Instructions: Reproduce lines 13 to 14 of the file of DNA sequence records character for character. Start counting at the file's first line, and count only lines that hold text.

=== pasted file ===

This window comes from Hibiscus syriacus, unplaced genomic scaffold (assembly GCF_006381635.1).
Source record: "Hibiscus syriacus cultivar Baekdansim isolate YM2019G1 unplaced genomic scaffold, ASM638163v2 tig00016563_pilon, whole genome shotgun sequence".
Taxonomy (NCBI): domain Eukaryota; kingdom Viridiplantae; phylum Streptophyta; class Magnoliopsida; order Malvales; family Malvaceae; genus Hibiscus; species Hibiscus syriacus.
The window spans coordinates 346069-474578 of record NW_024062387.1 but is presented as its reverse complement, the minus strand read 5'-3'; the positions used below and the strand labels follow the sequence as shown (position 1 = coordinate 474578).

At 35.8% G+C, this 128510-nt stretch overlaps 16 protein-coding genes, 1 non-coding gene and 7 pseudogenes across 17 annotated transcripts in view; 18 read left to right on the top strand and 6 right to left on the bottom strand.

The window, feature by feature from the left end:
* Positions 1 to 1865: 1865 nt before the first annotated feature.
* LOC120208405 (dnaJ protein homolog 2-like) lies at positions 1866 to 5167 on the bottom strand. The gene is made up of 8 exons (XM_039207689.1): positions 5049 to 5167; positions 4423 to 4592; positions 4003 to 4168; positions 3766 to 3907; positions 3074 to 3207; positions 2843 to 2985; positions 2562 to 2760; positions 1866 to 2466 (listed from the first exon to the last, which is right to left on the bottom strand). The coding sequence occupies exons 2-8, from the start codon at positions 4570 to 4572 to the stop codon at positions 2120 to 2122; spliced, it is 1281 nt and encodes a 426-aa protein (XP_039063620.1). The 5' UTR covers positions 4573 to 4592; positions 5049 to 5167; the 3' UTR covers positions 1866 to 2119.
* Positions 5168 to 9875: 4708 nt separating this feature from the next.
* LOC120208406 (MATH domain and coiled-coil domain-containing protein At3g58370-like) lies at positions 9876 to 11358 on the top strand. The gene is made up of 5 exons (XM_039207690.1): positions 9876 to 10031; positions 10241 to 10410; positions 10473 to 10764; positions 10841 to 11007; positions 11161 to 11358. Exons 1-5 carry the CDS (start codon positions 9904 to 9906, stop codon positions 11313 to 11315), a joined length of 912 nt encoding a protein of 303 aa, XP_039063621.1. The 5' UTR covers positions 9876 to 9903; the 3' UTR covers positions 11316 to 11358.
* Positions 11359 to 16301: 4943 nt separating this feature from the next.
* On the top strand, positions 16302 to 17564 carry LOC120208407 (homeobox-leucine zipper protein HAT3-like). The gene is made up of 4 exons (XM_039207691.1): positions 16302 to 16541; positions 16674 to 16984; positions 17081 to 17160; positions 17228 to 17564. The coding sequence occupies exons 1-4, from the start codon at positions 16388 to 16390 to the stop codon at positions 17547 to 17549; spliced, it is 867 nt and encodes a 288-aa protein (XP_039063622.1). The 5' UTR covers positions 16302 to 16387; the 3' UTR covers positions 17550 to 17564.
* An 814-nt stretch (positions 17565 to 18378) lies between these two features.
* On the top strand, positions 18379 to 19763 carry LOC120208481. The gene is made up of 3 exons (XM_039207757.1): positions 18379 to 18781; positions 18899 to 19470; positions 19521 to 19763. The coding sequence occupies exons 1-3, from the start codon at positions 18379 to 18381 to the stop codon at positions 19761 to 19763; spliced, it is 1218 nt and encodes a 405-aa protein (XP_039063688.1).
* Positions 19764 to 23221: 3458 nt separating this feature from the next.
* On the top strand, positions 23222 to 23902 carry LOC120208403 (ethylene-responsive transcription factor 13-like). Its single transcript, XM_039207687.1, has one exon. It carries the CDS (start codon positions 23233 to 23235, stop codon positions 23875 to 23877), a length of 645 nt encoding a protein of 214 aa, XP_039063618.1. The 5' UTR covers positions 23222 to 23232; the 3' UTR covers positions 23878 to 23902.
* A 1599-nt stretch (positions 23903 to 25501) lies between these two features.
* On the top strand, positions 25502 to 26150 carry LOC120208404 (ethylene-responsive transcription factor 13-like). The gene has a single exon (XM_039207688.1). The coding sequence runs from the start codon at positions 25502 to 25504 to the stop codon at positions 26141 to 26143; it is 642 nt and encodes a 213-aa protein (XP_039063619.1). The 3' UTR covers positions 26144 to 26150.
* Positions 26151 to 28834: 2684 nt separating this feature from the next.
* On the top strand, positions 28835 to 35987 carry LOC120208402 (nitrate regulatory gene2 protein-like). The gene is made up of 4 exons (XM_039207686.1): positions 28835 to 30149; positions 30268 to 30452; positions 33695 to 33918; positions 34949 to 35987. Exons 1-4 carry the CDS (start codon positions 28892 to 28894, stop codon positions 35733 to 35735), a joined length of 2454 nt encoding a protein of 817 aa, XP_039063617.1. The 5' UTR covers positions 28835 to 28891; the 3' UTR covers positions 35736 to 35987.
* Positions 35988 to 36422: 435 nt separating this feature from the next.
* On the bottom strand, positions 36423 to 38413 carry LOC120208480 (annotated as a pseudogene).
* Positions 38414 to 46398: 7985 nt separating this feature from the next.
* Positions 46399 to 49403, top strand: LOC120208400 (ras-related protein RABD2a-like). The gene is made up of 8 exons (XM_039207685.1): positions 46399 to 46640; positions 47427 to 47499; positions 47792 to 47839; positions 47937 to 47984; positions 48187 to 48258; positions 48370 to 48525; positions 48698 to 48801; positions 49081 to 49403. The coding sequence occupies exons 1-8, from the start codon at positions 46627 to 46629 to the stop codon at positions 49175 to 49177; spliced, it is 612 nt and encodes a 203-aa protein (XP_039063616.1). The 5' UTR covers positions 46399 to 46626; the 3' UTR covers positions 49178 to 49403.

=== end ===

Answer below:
* An 814-nt stretch (positions 17565 to 18378) lies between these two features.
* On the top strand, positions 18379 to 19763 carry LOC120208481. The gene is made up of 3 exons (XM_039207757.1): positions 18379 to 18781; positions 18899 to 19470; positions 19521 to 19763. The coding sequence occupies exons 1-3, from the start codon at positions 18379 to 18381 to the stop codon at positions 19761 to 19763; spliced, it is 1218 nt and encodes a 405-aa protein (XP_039063688.1).